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Machining/ Tool & die background here...

It doesn't look like a casting to me. Doubt they use a casting for shaft material, bar stock is cheaper and easier to work with for shafts and heat treats better. Also more "standardized" with grades than castings.

That metal resembles a torsionally stressed (maybe a little bit of shear too) shaft that is/was case hardened, outer ring is a dead give away. The little "hook" you kinda see is probably where the failure started.

The innards look different because it is more ductile (softer) than the outer ring. The outer ring snapped quickly compared to the innards which took a teeny bit longer to fully fail.

It also failed right where the shaft necks down where the greatest amount of stress will always occur.

I'd say this was over stressed at some point in its life and whatever you were doing at that moment, was the "last straw". It could have been 60 hours ago where you bounced really hard or caught something that stopped you abruptly that started that small fracture. Not saying you beat your equipment by any means but it's a tractor, it will break, you will fix it and move on.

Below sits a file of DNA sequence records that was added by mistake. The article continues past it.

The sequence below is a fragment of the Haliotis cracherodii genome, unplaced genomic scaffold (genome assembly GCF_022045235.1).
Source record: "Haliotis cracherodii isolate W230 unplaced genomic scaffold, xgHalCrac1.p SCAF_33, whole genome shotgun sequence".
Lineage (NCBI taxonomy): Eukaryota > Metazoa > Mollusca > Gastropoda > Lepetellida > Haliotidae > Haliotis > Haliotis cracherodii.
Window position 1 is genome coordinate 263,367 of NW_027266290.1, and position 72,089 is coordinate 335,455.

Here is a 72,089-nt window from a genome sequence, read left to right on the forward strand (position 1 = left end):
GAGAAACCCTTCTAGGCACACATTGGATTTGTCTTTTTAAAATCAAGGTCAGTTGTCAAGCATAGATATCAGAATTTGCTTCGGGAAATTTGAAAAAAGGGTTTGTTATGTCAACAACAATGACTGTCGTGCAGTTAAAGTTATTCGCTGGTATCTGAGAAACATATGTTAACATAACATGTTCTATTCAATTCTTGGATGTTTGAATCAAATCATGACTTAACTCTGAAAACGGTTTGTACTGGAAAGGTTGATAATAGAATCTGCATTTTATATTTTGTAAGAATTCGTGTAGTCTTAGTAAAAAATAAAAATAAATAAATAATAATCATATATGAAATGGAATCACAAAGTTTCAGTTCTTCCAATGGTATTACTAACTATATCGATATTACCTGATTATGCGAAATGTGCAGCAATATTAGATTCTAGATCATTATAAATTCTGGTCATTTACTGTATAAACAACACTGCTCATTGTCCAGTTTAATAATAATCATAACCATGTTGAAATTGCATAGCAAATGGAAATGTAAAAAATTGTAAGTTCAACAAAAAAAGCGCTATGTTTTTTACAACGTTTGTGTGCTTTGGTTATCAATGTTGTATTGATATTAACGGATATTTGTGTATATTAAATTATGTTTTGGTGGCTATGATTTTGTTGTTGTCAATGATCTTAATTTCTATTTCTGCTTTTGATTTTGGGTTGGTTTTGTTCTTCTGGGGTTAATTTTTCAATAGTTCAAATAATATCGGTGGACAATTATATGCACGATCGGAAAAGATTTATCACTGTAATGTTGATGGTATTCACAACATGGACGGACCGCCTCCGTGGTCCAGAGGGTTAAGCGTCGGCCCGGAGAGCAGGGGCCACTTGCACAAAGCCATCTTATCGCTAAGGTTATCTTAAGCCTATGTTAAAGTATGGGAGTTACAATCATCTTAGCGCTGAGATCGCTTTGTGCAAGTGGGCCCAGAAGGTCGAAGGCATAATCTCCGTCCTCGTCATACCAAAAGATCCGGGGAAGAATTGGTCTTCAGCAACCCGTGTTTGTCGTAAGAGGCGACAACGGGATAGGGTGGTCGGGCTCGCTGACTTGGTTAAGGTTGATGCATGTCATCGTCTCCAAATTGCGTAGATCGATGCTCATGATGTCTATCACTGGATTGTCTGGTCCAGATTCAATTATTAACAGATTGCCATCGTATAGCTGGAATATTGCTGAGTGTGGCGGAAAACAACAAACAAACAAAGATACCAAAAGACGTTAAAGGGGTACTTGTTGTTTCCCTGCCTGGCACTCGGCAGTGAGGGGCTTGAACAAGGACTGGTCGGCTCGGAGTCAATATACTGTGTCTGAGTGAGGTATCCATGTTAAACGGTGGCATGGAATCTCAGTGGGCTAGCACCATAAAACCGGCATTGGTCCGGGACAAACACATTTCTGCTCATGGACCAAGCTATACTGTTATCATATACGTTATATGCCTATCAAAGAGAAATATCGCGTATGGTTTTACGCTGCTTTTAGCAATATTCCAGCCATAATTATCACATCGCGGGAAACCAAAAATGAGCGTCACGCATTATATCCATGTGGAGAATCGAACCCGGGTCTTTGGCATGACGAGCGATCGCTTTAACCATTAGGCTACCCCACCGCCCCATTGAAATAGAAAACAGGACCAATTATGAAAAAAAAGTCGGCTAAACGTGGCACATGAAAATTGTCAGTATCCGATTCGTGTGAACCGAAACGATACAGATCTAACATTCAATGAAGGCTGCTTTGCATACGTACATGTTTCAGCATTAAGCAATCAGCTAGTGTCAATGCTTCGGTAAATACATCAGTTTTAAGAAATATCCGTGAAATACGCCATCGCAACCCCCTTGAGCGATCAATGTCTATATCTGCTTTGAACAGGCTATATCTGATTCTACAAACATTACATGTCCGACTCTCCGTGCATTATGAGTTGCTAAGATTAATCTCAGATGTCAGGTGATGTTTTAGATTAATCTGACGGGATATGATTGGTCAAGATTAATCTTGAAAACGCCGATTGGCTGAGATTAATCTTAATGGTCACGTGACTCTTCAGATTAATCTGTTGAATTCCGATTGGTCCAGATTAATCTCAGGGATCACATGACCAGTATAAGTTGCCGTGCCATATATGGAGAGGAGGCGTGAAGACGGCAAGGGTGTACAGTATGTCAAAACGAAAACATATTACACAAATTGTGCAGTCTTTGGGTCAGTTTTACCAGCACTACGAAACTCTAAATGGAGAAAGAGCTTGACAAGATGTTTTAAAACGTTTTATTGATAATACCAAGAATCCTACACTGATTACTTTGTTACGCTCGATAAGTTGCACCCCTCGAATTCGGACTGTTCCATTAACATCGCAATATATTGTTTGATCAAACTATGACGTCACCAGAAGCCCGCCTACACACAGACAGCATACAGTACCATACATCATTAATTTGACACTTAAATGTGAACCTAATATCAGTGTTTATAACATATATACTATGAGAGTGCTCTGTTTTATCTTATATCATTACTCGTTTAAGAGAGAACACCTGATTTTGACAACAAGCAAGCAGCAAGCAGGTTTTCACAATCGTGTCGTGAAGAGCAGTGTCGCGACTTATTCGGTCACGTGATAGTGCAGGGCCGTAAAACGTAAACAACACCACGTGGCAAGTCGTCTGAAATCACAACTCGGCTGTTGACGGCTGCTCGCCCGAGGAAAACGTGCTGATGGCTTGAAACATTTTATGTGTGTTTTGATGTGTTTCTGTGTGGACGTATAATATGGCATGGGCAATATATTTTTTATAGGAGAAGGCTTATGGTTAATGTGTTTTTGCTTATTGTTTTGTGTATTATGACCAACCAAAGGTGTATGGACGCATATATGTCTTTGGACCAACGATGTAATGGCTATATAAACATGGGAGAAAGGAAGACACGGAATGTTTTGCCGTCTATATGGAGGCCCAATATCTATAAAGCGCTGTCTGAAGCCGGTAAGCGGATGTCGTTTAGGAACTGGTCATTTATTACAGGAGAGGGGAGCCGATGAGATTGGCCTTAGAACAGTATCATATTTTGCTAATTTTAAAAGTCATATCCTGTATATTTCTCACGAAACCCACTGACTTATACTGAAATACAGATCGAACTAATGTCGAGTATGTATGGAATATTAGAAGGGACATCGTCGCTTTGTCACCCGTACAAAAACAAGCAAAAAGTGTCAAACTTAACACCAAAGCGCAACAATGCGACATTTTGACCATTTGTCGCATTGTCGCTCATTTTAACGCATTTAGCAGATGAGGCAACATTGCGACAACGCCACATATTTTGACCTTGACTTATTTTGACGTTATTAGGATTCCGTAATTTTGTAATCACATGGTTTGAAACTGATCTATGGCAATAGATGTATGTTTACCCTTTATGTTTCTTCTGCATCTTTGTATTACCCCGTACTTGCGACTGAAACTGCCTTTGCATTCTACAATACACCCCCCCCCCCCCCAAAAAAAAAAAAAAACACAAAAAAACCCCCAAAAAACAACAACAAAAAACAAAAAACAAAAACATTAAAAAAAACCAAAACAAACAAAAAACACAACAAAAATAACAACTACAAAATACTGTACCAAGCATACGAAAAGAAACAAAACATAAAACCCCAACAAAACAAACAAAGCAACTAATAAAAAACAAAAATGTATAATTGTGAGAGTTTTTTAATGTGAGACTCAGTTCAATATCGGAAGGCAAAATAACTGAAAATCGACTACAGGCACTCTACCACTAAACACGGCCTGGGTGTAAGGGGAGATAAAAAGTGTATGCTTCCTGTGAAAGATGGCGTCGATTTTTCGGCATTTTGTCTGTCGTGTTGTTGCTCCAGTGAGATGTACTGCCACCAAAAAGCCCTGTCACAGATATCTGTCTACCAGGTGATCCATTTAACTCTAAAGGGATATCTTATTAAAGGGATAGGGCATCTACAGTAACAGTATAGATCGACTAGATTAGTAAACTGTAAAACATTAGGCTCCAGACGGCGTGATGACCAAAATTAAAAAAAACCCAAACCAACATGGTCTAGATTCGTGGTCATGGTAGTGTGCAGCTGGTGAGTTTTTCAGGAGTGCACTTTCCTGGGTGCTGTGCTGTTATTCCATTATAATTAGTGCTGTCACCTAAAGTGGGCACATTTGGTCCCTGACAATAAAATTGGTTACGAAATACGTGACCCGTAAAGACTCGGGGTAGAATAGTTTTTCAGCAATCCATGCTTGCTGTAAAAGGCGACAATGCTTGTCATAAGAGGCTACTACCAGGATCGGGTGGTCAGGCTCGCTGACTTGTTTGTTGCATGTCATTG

Me personally, I'd be glad it was the axle that broke and not your actual rear end casting.

Sent from my SM-G920V using Tapatalk


^^^^What he said^^^^
 

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The depth of the hardened OD could likely only be achieved by using Induction Heat Treating.
The minimum carbon content required for that would likely be a 1045 type steel or possibly at a little more cost 4140.
Can't tell from the picture with the paint on it but these materials could be cast or possibly made from bar stock.
When the greatest strength is required I used to make class 8 truck kingpins by the tens of thousands for Rockwell and Eaton and these pins were made from 4140 and through hardened to 30 Rc then induction hardened with at least .080 case depth of 60 Rc.
The quenching process introduces great stress as you take the more than red hot steel and rapidly cool it to transform the structure and make it hard.
When furnace hardening to get the through hardness the parts are quenched in hot oil. After this they go into a tempering furnace where the temperature of this process will govern the target hardness.
This first furnace operation was normally the one to reveal any "bad" steel that contained inclusions and cracked in the quench process.
When we induction hardened the part was rotated through the inductor where it immediately became "red" hot to our target depth and just a second later passed through a ring that sprayed a water and polymer mixture on the part to quench it, followed by yet another furnace stress relieve soaking then air cool.

It is also possible that induction hardening alone is used to produce this axle.
I would speculate the failure would be caused by several possibilities listed in order of my opinion of likelihood. ( while I did this for years, this does not make me expert in any manner)